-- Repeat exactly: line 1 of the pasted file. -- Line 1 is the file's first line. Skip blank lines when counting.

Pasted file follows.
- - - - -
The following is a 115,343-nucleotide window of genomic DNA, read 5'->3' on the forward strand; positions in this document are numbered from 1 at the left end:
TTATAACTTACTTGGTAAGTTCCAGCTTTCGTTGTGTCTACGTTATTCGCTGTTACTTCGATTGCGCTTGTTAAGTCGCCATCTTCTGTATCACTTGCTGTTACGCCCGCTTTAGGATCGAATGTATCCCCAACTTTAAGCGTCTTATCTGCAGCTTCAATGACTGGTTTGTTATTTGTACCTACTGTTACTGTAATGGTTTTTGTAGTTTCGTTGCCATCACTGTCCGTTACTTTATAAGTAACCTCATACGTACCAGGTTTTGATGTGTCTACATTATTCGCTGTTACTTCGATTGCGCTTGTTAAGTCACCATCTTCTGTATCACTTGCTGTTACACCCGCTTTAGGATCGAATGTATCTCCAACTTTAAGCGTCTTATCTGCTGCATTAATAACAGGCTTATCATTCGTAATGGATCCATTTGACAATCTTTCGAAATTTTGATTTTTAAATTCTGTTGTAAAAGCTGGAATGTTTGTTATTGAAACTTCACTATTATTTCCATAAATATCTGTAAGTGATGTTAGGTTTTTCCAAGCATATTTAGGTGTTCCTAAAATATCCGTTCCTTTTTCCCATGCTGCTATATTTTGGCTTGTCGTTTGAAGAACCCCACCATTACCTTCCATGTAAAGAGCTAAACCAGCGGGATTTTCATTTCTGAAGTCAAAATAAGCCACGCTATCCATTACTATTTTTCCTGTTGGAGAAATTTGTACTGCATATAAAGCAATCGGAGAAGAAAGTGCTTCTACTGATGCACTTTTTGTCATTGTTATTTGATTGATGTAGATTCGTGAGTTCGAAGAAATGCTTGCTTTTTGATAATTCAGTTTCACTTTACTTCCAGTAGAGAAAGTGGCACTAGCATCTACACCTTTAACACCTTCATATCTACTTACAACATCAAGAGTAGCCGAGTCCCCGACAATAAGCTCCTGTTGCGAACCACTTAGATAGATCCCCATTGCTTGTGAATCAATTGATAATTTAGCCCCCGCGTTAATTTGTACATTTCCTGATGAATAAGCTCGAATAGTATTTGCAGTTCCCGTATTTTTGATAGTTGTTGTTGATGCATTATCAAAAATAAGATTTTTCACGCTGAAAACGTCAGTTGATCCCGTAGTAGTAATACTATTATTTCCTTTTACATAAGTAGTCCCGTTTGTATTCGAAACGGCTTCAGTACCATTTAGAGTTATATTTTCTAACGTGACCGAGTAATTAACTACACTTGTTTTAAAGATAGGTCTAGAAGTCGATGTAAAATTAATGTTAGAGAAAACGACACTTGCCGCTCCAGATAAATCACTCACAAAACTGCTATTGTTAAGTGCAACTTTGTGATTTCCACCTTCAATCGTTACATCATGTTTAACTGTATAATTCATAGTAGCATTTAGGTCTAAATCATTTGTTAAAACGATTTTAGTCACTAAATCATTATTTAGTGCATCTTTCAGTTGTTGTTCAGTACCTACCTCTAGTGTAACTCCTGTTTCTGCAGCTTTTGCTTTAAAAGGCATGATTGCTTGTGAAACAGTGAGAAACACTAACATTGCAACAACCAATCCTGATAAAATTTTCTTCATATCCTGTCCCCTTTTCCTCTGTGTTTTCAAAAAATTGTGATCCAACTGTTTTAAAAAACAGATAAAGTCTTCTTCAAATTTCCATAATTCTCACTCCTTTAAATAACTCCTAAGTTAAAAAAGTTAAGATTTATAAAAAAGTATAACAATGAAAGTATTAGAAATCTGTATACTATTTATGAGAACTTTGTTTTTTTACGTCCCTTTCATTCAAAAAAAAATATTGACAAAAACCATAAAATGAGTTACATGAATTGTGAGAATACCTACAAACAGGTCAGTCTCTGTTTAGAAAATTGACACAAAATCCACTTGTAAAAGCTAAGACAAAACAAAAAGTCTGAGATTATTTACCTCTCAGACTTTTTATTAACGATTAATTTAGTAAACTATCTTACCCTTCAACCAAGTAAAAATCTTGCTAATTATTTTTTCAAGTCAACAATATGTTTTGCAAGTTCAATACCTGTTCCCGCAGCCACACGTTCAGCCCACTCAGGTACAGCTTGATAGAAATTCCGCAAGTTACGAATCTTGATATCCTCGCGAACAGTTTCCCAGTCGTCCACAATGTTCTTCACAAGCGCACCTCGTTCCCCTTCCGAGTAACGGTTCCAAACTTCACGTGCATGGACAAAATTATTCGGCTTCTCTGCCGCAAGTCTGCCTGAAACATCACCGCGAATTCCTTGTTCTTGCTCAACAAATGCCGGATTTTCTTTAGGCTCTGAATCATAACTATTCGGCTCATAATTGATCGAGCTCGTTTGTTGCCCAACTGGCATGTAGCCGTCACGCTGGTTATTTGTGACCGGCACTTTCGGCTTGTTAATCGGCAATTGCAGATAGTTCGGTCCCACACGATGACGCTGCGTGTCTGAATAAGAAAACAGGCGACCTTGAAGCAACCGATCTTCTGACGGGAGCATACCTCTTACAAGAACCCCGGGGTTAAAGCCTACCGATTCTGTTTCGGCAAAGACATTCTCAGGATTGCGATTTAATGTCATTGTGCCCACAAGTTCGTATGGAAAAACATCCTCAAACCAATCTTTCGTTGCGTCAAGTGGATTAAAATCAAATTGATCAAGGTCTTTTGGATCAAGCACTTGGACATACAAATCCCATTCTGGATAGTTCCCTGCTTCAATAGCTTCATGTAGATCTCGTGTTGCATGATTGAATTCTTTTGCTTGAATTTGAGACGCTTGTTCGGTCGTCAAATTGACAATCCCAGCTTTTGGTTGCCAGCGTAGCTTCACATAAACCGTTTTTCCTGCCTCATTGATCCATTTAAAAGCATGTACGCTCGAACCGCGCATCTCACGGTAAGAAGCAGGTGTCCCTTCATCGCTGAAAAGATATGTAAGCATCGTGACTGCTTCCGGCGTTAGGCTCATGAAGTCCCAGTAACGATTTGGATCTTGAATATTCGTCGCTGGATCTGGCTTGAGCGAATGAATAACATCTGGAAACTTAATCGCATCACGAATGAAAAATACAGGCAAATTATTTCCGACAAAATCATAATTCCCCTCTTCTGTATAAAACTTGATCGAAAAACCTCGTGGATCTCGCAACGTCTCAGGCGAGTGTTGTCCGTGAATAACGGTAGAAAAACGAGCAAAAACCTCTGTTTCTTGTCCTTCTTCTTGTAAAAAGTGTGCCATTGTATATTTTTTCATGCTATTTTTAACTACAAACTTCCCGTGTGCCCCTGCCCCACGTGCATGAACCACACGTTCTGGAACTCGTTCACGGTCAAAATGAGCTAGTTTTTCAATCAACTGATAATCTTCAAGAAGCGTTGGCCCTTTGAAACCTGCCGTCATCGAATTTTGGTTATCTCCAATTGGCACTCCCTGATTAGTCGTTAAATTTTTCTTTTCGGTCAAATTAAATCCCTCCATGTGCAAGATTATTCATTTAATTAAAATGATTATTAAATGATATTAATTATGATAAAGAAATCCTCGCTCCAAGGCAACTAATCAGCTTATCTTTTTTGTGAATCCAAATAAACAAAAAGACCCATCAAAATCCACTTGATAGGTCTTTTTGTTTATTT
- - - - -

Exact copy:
The following is a 115,343-nucleotide window of genomic DNA, read 5'->3' on the forward strand; positions in this document are numbered from 1 at the left end: